LOS ANGELES, CA - MAY 02: Andrew Bynum #17 and Kobe Bryant #24 of the Los Angeles Lakers stand on the court before taking on the Dallas Mavericks in Game One of the Western Conference Semifinals in the 2011 NBA Playoffs at Staples Center on May 2, 2011 in Los Angeles, California. NOTE TO USER: User expressly acknowledges and agrees that, by downloading and or using this photograph, User is consenting to the terms and conditions of the Getty Images License Agreement. (Photo by Kevork Djansezian/Getty Images)
The rise of Andrew Bynum threatens to displace the Lakers' established hierarchy -- even Kobe Bryant at the top -- and must inform every hard decision to come.
The Los Angeles Lakers now face an 0-3 deficit to the wonderful Dallas Mavericks, a margin that's never been overcome in the NBA. L.A., winners of the last three Western Conference banners and two straight NBA Championships, must win four straight, two of them in Dallas, against a team that has been dominant in this series. The odds of recovery are low.
And the Lakers' future is odd. A season without a title does not end a dynasty; the San Antonio Spurs never won back-to-back banners, for instance, but dominated the NBA for a time (2003-2007). The Lakers' dynasty will survive insomuch as it isn't dead solely for this defeat (assuming the defeat comes to pass); if we've killed the Lakers, we'll have known it. This isn't it.
But this could very well be the end of the Lakers as we know them, and it absolutely should be the end of the Lakers as we know them. Game 3 presented an option for the new reality of the Lakers, one that Los Angeles could embrace but that has extraordinary complications and so many out-of-place quarks.
I'm talking about Andrew Bynum.
Somewhere during the Lakers' electric post-All-Star run, Bynum became the Lakers' best big man, usurping Pau Gasol -- a man as responsible for the back-to-back titles as anyone, given L.A.'s lack of championship success in the post-Shaq paradigm. That Bynum is now superior to Pau isn't a problem in and of itself; Gasol is excellent, and to have someone better -- especially someone younger -- is a net plus in the macro sense. But Bynum has complications. He comes with a couple asterisks.
Let us never forget that Kobe pilloried the Lakers for refusing to give up Bynum in a trade for Jason Kidd, the 38-year-old point guard Bryant couldn't dominate at the end of Game 3. Everything eventually washed under the bridge; Kobe made a concerted effort to make amends with Bynum, even before the young center further refined his game and became such a force. But time and apologies can only heal so much, and Bynum has proven to be a proud man with his own ideas of how things should go.
This isn't meant as an insult to Pau, who is as smart a big man as the league has. But where Gasol is deferential (and almost reverential) to Kobe, Bynum won't be. Bynum, in his mind (and probably in reality), is too good for that. In the modern, guard-dominant NBA, there are Franchise Big Men and Weapon Big Men. Gasol is a Weapon -- he proved that with sustained but limited success in Memphis, and his role as Kobe's No. 2 in L.A. (a role that led to two titles) is further evidence. Swap Dirk Nowitzki for Pau, and the Mavericks aren't here. They aren't anywhere close.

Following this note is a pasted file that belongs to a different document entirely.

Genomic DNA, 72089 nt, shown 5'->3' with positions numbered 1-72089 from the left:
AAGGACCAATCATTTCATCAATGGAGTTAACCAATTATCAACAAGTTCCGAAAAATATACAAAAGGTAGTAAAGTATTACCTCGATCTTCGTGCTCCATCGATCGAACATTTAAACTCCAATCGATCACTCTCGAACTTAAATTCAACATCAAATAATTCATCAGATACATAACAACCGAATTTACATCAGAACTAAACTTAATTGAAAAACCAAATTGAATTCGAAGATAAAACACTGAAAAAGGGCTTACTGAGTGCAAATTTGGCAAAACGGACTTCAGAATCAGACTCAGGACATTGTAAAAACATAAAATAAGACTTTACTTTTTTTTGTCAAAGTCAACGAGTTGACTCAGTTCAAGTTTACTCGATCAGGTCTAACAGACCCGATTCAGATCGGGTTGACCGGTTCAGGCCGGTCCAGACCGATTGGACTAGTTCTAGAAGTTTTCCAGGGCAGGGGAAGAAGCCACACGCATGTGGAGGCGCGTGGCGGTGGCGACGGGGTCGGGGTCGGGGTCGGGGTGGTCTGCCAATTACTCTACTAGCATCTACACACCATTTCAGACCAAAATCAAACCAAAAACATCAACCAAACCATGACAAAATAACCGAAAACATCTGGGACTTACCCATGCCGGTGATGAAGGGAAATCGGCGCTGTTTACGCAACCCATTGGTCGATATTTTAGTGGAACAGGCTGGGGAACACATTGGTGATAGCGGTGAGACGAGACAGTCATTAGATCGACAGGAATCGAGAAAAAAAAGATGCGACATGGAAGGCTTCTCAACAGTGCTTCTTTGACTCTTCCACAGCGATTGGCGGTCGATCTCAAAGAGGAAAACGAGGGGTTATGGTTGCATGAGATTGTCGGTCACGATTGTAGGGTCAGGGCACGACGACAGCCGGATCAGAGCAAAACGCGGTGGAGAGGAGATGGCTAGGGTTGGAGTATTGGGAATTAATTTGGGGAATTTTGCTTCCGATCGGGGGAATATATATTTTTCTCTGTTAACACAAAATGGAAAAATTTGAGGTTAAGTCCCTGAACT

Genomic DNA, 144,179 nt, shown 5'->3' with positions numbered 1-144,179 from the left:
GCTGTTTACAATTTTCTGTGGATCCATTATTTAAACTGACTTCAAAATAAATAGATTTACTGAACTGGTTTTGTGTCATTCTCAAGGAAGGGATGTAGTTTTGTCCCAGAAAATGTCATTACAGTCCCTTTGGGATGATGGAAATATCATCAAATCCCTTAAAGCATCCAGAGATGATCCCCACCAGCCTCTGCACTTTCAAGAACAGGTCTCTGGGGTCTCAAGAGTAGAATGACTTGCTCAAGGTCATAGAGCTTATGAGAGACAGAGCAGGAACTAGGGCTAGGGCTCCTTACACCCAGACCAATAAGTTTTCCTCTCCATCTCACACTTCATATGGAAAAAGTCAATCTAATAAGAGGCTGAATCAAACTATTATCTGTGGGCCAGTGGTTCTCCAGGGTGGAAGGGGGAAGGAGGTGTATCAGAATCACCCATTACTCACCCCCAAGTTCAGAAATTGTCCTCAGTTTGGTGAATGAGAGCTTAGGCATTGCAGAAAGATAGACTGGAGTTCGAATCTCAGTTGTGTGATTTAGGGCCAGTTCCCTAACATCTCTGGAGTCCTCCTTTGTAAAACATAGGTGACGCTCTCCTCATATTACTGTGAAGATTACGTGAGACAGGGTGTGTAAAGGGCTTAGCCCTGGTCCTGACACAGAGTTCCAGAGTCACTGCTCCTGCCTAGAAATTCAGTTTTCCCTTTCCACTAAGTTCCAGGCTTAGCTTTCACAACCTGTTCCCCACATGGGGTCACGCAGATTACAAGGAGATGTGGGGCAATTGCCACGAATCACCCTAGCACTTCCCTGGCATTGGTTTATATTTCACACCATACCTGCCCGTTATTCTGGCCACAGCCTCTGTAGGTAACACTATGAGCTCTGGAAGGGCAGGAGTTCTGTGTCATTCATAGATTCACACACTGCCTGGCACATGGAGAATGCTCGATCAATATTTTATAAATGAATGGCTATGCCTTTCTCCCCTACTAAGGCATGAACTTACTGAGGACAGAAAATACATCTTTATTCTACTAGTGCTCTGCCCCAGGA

Bynum's going to be different. Dirk, Dwight Howard -- those are the league's only Franchise Big Men right now. (Tim Duncan just dropped out, and Kevin Garnett's running on an expired license.) Bynum's on the path to join them. His mix of defense, rebounding and adept scoring tells me it's a matter of health, time and shot attempts until he's an All-Star, and the no-brainer starting center on that team.
Ah, shot attempts. That's where this gets tricky.
Game 3 was an aberration. Four Lakers -- Kobe, Bynum, Gasol and Lamar Odom -- shared the offense almost equally, with Pau taking 13 field goal attempts and the others ending up with 16. Usually, Kobe takes twice as many as Pau, and the others fall in under 10. Bynum averaged 7.6 shots per game during the regular season. Kobe averaged 20. The norm is Kobe dominating the ball, and the others fighting for the scraps. Soon, maybe now, Bynum will begin to take Pau's place as the lead dog among the scrap-pirates. But that's not enough.
Kobe is slowing down in terms of effectiveness. He's still better than almost every other guard in the league, and he's better than any 32-year-old. There will come a point when Bynum passes Kobe as the most effective Laker, most important Laker. There will come a point when Bynum demands the ball in the pivot, demands more shots, demands a say. There will come a point when Bynum will make a stand, and when Kobe will have to decide whether to remind everyone's he's Kobe Bryant, or to stand down.
We know Kobe, and we know Kobe has not traditionally been willing to stand down.
Bynum, remember, told Kareem Abdul-Jabbar he didn't need his help any more. Bynum, remember, delayed offseason knee surgery because he wanted to enjoy a bit of his offseason before getting on crutches. Bynum is not Gasol, will not defer by default, will not let Kobe run the Lakers in the tyrannical method he has since exiling Shaq in 2004. Bynum is the Kobe to Kobe's Shaq, not in the sense that he'll build enough animosity to force a divorce, but in that he has the power of the future on his side.
This relationship and fear must inform every decision the Lakers make, from who replaces Phil Jackson to what happens with the roster and everything in between. Mitch Kupchak deftly navigated the tricky waters of the 2006-2008 period, after flaming out in 2004-05 in the post-Shaq, post-Phil meltdown. Kupchak recovered beautifully, and built a champion. The challenge is back, and this one might be as tricky as any the Lakers GM has faced.
Welcome to the Lakers' odd future, where drama once again triumphs in defeat.